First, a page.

The paper cited Prime Minister Narendra Modi’s comments that if India is to meet the challenge of change, mere incremental progress is not enough. It added frequent elections impact the government’s risk-taking capabilities and incentivise a safer status quo approach instead. “Getting out of this ‘permanent election mode’ is, therefore, a huge structural change in mindset that could potentially provide the much-needed space to governments to focus on long-term transformational measures without worrying about the next impending election.”

Modi has repeatedly called for ending frequent election cycles.

The Law Commission of India in its 170th report on Reform of Electoral Laws backed the idea. “We must go back to the situation where the elections to Lok Sabha and all the Legislative Assemblies are held at once. It is true that we cannot conceive or provide for all the situations and eventualities that may arise whether on account of the use of Article 356 (which of course has come down substantially after the decision of Supreme Court in SR Bommai vs Union of India) or for other reasons, yet the holding of a separate election to a Legislative Assembly should be an exception and not the rule.”

In its judgment in the SR Bommai case in March 1994, the Supreme Court defined the contours of the Constitution’s Article 356, which allows for the President’s Rule. The court laid down legal principles for a lawful and valid exercise of the power under Article 356.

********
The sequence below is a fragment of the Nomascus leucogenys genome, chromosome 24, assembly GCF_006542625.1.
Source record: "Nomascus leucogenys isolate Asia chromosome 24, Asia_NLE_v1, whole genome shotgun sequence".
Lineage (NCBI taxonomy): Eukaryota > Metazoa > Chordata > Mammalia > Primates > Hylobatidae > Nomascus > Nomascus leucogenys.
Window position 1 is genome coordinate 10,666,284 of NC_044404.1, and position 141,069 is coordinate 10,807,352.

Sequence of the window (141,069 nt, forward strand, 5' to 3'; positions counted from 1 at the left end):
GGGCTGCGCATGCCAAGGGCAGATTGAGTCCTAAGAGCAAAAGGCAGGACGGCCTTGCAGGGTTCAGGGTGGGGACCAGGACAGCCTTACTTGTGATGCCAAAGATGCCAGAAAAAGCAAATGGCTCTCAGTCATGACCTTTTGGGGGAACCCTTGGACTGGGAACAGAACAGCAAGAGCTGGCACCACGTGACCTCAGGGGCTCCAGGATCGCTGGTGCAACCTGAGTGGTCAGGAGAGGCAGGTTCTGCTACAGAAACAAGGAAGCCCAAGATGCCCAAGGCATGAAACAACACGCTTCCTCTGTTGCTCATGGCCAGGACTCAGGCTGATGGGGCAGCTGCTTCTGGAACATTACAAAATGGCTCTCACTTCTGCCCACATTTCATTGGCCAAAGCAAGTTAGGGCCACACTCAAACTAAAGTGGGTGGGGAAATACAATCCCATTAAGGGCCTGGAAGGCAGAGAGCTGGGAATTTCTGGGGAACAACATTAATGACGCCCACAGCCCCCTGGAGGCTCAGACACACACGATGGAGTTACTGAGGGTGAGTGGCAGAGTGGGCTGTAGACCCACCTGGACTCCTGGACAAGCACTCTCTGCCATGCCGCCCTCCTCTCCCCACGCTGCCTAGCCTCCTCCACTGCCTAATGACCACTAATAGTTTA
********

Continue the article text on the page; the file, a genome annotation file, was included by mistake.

What could be the mechanism?

The Law Commission suggested that elections to assemblies whose term ends six months after the Lok Sabha polls can be clubbed together. The results of such elections can be declared at the end of the assembly tenure.

In a reference note titled “Simultaneous Elections to Lok Sabha and State Legislative Assemblies”, the Lok Sabha secretariat said the Election Commission of India (ECI) taking into account eventualities has suggested measures for the conduct of simultaneous elections which, inter alia, include the term of the Lok Sabha would normally commence and expire on a particular date (and not on the date on which it completes five years from the date of its first sitting.

“The terms of all State Legislative Assemblies should also normally come to an end on the date on which [the] term of the Lok Sabha is expiring. That may also mean, to begin with, as [a] one-time measure, that the term for the existing Legislative Assemblies will have to be either extended beyond five years or curtailed so that fresh elections can be held simultaneously with Lok Sabha election.”